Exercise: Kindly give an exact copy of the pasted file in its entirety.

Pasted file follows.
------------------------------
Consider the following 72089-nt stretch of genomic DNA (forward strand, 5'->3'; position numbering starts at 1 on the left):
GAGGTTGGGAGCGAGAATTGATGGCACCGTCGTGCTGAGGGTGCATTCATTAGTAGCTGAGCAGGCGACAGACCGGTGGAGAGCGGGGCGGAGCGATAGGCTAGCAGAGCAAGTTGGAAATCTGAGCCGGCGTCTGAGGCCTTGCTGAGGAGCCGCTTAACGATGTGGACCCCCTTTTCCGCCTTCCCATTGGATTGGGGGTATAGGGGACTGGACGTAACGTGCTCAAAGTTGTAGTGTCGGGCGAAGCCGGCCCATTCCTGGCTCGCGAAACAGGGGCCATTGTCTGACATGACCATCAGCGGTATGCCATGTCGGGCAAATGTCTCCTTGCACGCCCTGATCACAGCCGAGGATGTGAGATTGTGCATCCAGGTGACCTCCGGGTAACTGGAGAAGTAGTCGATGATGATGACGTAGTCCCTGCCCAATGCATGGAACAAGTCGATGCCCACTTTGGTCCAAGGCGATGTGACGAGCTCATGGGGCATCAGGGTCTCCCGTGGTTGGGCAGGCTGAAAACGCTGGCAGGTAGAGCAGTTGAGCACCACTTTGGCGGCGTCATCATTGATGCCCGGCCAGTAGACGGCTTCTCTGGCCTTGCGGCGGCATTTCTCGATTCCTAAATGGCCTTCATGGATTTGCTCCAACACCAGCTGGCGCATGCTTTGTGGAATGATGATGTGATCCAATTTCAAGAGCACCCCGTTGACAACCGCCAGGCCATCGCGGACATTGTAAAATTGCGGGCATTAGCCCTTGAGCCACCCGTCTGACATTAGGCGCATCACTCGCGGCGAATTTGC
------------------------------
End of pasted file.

Consider the following 72089-nt stretch of genomic DNA (forward strand, 5'->3'; position numbering starts at 1 on the left):
GAGGTTGGGAGCGAGAATTGATGGCACCGTCGTGCTGAGGGTGCATTCATTAGTAGCTGAGCAGGCGACAGACCGGTGGAGAGCGGGGCGGAGCGATAGGCTAGCAGAGCAAGTTGGAAATCTGAGCCGGCGTCTGAGGCCTTGCTGAGGAGCCGCTTAACGATGTGGACCCCCTTTTCCGCCTTCCCATTGGATTGGGGGTATAGGGGACTGGACGTAACGTGCTCAAAGTTGTAGTGTCGGGCGAAGCCGGCCCATTCCTGGCTCGCGAAACAGGGGCCATTGTCTGACATGACCATCAGCGGTATGCCATGTCGGGCAAATGTCTCCTTGCACGCCCTGATCACAGCCGAGGATGTGAGATTGTGCATCCAGGTGACCTCCGGGTAACTGGAGAAGTAGTCGATGATGATGACGTAGTCCCTGCCCAATGCATGGAACAAGTCGATGCCCACTTTGGTCCAAGGCGATGTGACGAGCTCATGGGGCATCAGGGTCTCCCGTGGTTGGGCAGGCTGAAAACGCTGGCAGGTAGAGCAGTTGAGCACCACTTTGGCGGCGTCATCATTGATGCCCGGCCAGTAGACGGCTTCTCTGGCCTTGCGGCGGCATTTCTCGATTCCTAAATGGCCTTCATGGATTTGCTCCAACACCAGCTGGCGCATGCTTTGTGGAATGATGATGTGATCCAATTTCAAGAGCACCCCGTTGACAACCGCCAGGCCATCGCGGACATTGTAAAATTGCGGGCATTAGCCCTTGAGCCACCCGTCTGACATTAGGCGCATCACTCGCGGCGAATTTGC